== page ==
Funky Cat test report

Published on 21st February 2023 at 08:18

Funky Cat is a real smiler 

Last Word First 
No question – it’s a quare name for a car, its parent company ORA displaying a sense 
of humour not normally expressed via the naming of a new model car. The confident 
audacity of the Great Wall Motor Company with their new, all-electric hatchback, is 
well placed on driving it at its release onto the Irish market. 
This B-segment SUV is up against some everyday, established names, this newcomer 
requiring more than a quirky name and eastern promise. ORA arrives with its Funky 
Cat at a time of post COVID recovery for the Motor Industry and a time of change, 
where the motoring population are being asked to believe and invest in new 
They are not alone, with MG and Polestar already with their feet under the table and 
BYD just announcing their impending arrival later this year. Safe to assume they are 
the first of others emerging from the mist of the East, the volume sales in their 
existing markets far exceeding anything we could conceive here. It is worth noting 
that ORA have a joint venture with BMW and their next MINI E. 
Currently, three outlets will form the Funky Cat attack on the Irish market, where 
their distributers here, the IM Group, reckon they will be able to target some 53% of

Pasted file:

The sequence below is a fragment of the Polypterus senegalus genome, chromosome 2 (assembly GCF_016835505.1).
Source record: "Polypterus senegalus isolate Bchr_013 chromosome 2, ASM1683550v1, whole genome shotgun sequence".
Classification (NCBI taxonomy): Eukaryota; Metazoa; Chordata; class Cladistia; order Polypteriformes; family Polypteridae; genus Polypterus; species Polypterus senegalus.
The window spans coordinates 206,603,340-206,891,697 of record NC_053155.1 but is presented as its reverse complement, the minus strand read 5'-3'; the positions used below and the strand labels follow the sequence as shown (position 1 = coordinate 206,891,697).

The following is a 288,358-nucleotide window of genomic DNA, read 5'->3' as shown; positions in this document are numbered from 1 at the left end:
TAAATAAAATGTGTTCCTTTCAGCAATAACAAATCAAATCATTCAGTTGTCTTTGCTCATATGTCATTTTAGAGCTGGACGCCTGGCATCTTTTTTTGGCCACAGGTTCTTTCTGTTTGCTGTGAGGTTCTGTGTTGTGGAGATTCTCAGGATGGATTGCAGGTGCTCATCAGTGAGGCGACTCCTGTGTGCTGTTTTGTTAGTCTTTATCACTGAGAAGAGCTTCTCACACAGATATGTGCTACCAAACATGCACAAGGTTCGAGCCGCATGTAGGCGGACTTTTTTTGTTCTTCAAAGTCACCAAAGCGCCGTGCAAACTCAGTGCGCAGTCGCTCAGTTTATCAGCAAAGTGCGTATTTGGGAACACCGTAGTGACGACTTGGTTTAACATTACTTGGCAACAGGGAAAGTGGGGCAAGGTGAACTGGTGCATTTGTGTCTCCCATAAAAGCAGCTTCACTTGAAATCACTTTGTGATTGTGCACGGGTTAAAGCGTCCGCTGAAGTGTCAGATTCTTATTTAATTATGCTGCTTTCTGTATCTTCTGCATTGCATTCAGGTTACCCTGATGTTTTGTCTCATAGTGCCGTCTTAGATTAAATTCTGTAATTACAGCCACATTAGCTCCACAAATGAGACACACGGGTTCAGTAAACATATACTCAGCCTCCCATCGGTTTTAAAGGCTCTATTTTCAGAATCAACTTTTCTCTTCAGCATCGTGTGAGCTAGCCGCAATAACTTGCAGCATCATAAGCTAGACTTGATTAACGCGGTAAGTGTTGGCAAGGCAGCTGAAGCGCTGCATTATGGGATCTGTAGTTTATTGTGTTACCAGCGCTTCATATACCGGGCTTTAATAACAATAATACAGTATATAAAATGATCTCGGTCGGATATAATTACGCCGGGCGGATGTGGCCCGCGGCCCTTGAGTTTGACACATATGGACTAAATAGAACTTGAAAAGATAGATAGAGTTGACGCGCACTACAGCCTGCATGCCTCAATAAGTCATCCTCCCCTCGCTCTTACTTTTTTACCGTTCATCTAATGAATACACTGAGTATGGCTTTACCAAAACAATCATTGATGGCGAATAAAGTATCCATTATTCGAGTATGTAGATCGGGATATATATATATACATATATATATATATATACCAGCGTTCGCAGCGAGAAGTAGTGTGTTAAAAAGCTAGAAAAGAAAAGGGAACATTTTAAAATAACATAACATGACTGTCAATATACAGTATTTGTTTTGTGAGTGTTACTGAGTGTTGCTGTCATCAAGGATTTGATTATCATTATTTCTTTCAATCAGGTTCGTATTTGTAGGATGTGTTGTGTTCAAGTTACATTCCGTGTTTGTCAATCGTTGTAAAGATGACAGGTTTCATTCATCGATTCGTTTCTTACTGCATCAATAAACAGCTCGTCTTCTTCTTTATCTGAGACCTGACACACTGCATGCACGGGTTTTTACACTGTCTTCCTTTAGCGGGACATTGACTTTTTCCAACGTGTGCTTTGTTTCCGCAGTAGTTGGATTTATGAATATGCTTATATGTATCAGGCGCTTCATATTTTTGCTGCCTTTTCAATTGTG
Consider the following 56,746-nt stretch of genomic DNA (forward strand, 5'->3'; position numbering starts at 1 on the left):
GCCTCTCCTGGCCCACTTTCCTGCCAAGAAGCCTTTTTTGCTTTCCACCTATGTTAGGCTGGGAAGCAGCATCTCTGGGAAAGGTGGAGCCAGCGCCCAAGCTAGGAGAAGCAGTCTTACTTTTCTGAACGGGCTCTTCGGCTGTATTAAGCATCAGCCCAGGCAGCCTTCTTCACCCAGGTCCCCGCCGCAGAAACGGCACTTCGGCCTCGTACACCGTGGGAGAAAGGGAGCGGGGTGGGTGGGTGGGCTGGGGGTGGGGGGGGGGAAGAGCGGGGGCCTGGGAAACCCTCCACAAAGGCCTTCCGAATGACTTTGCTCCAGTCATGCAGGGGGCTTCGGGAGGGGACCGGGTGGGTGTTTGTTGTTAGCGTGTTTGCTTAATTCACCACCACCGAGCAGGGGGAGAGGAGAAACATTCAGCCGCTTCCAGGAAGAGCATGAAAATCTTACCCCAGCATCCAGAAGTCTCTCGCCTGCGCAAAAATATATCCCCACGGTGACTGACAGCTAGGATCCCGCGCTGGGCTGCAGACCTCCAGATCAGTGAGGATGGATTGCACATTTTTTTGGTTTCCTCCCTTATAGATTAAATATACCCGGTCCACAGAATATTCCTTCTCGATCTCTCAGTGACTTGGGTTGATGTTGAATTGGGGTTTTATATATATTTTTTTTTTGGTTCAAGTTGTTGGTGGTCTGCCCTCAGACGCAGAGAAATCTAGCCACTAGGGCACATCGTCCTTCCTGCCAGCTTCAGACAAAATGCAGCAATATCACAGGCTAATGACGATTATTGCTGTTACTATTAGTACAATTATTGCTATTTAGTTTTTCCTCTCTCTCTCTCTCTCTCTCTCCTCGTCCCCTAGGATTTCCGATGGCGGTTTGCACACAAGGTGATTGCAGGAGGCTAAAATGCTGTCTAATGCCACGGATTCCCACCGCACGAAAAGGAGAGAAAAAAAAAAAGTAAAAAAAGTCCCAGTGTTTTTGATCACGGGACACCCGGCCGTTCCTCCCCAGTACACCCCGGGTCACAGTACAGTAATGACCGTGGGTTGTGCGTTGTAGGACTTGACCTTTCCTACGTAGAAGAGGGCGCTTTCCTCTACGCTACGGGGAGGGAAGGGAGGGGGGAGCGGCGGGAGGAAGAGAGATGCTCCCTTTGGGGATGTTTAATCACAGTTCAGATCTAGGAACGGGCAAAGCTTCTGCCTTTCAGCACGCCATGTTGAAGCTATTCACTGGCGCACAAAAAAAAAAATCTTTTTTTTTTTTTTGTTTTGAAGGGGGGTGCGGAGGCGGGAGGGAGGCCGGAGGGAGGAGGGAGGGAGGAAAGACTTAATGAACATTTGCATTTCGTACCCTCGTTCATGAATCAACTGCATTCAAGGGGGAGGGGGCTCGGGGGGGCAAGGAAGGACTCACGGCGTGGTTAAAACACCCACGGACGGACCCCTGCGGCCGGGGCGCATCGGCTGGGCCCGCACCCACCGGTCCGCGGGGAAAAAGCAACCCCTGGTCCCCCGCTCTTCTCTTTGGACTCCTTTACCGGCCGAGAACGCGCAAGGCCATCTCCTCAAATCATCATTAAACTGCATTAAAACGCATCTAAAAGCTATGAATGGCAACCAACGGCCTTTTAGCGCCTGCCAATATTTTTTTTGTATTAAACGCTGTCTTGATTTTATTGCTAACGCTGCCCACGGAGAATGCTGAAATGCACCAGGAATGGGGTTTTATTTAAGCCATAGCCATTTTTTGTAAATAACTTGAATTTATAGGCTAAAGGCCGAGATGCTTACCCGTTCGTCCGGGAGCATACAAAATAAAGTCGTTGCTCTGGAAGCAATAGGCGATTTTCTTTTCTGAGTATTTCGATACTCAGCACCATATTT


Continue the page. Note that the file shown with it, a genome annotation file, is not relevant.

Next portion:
those looking to get into a B-segment SUV. In the Dublin region, Linders will lead the 
way, with Blackwater Motors in Cork, looking after the south, while the West will be 
awoken to the Funky Cat charms by the Connolly Group. 
My two-hour test drive proved the Funky Cat to be very capable company. It is 
roomy, albeit the boot space suffers a tad because of it and is very well appointed 
inside on all manner of comfort and convenient systems, certainly outside what 
might be expected in the segment. 
Those dismissing this new ORA and indeed those yet to arrive from the massive 
Chinese motor industry, should do so with the personal caveat of look, touch and test 
drive. Aside from its humorous attempt at being cuddly and instantly friendly, this 
car is a serious player and if this is an aperitif to what comes later, our motoring 
choices are about to change dramatically. 
Make: ORA 
Model: Funky Cat 
Drive: Front-wheel drive 
Format: 5-door, 5-seat hatchback 
Model Range: 300PRO & 400PRO+ 
Motor: 47.78k/Wh, Lithium-Ion Phosphate and 63.13k/Wh Ternary Lithium 
Torque: 250Nm 
CO2: Zero 
Annual Road Tax: €120 
Charging times: 15 – 80% 3.2 & 4.3hours on AC 3-phase: 20-80% 42.5mins & 
42mins on DC charge 

Height: 1603mm 
Kerb weight: 1540kgs 
Boot space: 228 litres – 858 litres seat down 
Price: €31,995 & €39,995 
Euro NCAP: 5-Star Rating 
Warranty: 5-Year unlimited mileage, with 5-year Roadside Assistance 
Battery Warranty: 8-Years, 160,000kms 

Some of the competition 
CUPRA Born, VW ID3, KIA NiroEV, MG ZS, FIAT 500E, Hyundai Kona, Megane E- 
Tech, MINI E, 
First Impressions 
Approaching the Funky Cat on a front/side angle and it has a familiarity to it similar 
to meeting a distant relation for the first time. You can see the family resemblance, 
they are different, walking their own walk, but you think you know them. Thankfully 
my test car came without any mention of Funky Cat, with ORA on the boot lid and 
GWM on the lower right, just above the rear bumper. 
Standing on very nice 18” alloys, the front bonnet and LED headlight mix has a 
welcoming look, in keeping with ORA’s marketing ethos of friendly personality. At 
the rear it goes all Knight Rider, with the rear light offering their own greeting on